Saule Omarova, President Joe Biden’s nominee to be Comptroller of the Currency, withdrew her candidacy for the post Tuesday.
“It was a great honor and a true privilege to be nominated by President Biden to lead the Office of the Comptroller of the Currency (OCC) overseeing the U.S. national banking system. I deeply value President Biden’s trust in my abilities and remain firmly committed to the Administration’s vision of a prosperous, inclusive, and just future for our country,” Omarova wrote in a letter posted with the president’s press release on the White House website. “At this point in the process, however, it is no longer tenable for me to continue as a Presidential nominee.”
Omarova, a Cornell University law professor, faced fierce and united Republican opposition to her candidacy to lead the OCC, which supervises approximately 1,200 of the country’s largest banks. Biden and other Democrats criticized the tone of Republican attacks on Omarova made during her confirmation hearing in November as “red-baiting” and “character assassination.”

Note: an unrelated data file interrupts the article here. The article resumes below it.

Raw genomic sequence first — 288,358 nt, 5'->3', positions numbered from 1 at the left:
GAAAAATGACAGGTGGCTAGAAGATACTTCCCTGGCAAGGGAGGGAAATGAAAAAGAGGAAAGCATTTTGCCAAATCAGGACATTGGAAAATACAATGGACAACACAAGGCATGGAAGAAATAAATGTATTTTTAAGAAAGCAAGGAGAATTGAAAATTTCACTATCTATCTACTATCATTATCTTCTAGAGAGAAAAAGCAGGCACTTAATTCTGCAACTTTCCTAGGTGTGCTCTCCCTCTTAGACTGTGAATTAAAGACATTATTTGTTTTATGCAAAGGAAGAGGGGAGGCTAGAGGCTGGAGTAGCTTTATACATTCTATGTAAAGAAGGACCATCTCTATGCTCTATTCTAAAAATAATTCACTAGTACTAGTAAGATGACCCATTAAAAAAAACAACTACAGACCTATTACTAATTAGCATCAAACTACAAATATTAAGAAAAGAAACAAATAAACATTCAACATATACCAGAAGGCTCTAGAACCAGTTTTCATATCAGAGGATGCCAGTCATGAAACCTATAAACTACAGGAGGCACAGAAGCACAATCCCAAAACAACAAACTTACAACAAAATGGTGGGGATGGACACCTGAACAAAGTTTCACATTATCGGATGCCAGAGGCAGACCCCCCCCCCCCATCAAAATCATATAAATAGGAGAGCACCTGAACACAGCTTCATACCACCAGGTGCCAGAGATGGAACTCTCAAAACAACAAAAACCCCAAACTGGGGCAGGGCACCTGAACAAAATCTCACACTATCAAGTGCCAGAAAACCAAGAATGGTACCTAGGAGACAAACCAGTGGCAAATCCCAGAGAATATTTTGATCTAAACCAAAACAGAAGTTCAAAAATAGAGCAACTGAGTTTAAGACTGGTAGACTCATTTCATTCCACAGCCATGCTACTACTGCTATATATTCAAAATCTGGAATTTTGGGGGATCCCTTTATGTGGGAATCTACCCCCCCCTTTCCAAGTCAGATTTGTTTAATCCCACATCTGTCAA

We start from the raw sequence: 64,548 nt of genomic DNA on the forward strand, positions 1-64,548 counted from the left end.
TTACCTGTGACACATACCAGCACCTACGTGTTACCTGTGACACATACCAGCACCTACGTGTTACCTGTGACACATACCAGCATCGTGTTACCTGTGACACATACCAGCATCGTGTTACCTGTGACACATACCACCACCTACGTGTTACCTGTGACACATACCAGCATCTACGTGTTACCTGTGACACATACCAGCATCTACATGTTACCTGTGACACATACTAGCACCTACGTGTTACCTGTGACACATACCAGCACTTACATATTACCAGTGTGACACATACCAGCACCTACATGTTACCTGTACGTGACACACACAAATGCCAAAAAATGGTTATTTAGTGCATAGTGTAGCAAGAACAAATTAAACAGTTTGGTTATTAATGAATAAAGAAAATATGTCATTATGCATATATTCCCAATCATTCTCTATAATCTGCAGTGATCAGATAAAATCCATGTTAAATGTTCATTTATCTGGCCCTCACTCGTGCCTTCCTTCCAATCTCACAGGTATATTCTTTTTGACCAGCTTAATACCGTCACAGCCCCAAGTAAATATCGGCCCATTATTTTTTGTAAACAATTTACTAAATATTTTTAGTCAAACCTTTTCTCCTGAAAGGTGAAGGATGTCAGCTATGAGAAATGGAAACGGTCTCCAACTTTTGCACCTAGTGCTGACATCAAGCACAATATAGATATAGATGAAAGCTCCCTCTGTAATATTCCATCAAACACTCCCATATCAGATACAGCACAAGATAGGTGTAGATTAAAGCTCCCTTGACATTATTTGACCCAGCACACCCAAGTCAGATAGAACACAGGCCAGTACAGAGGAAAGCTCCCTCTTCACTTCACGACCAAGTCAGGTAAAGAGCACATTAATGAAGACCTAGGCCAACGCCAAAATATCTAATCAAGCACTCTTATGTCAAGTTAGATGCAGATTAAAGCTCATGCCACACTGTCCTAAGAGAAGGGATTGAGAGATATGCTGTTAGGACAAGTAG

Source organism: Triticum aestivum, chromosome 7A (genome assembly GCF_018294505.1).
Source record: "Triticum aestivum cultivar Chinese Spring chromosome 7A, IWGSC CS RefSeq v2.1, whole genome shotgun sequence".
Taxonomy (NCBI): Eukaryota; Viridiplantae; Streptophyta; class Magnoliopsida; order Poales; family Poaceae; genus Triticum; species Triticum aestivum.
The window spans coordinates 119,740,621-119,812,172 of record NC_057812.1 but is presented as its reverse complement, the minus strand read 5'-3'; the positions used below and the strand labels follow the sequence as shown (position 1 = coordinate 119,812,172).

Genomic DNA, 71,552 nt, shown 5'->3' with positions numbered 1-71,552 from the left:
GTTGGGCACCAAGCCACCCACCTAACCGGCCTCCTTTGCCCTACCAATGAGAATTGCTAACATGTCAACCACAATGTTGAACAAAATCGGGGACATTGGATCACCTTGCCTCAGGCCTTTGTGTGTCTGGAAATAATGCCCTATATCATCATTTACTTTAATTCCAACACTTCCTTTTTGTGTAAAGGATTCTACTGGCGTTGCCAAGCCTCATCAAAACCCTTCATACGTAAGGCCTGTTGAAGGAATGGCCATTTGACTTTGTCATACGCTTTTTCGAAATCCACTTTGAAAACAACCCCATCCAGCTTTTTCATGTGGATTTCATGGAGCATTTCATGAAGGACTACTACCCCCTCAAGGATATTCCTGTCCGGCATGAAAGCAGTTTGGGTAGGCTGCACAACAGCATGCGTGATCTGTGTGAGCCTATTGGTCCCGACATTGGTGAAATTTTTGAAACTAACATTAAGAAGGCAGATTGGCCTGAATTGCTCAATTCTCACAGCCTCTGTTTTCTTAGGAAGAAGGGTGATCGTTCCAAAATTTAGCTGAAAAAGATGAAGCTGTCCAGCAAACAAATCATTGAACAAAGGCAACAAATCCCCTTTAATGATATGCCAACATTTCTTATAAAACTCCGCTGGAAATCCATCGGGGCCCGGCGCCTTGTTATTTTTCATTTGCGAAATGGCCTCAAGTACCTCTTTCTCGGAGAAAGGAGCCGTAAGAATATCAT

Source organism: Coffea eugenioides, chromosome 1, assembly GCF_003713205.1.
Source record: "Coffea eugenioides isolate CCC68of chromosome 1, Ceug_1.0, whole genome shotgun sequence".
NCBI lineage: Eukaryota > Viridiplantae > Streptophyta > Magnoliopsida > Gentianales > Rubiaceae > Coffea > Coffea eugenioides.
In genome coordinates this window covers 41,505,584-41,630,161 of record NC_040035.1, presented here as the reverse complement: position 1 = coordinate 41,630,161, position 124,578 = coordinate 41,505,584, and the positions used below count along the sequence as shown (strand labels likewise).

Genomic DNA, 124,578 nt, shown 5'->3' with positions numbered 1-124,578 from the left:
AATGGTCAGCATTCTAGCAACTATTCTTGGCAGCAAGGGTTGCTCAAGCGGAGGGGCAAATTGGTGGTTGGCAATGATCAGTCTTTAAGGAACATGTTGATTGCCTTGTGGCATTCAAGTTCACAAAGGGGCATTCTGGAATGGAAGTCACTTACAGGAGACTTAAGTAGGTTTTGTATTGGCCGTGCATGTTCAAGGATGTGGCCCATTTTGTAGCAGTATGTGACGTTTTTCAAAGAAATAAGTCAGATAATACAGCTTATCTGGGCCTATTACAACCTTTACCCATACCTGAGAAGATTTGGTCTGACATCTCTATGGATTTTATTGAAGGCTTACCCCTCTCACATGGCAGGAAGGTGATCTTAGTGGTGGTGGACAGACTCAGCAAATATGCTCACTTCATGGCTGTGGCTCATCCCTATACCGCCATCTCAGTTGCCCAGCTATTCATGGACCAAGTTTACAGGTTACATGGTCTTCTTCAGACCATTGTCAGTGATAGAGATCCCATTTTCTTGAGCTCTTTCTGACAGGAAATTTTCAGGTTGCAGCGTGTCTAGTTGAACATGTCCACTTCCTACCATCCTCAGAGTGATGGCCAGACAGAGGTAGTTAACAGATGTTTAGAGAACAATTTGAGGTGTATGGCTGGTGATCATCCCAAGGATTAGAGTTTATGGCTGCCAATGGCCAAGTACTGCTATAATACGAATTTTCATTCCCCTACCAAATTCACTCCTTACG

Biden said Tuesday the criticism of her background, particularly that of her early years growing up in Soviet-controlled Kazakhstan, went “far beyond the pale.”
“Professor Omarova’s self-proclaimed radical ideas for America’s financial system were not suitable for our nation’s top banking regulator,” said Sen. Pat Toomey (Penn.), ranking Republican on the Senate Banking Committee, in a tweet.
But it was opposition from some moderate Democrats, including Senate Banking Committee members Jon Tester of Montana and Mark Warner of Virginia, that proved to be Omarova’s undoing. Her nomination required all 12 Democrats on the committee to vote in favor, and when it became clear she did not have their support, her bid was doomed to fail.
Biden said he accepted her request to withdraw her nomination and pledged to “continue to work to find a nominee for this position, and plan to make an announcement at a future date.”
The OCC is currently led by acting Comptroller Michael Hsu.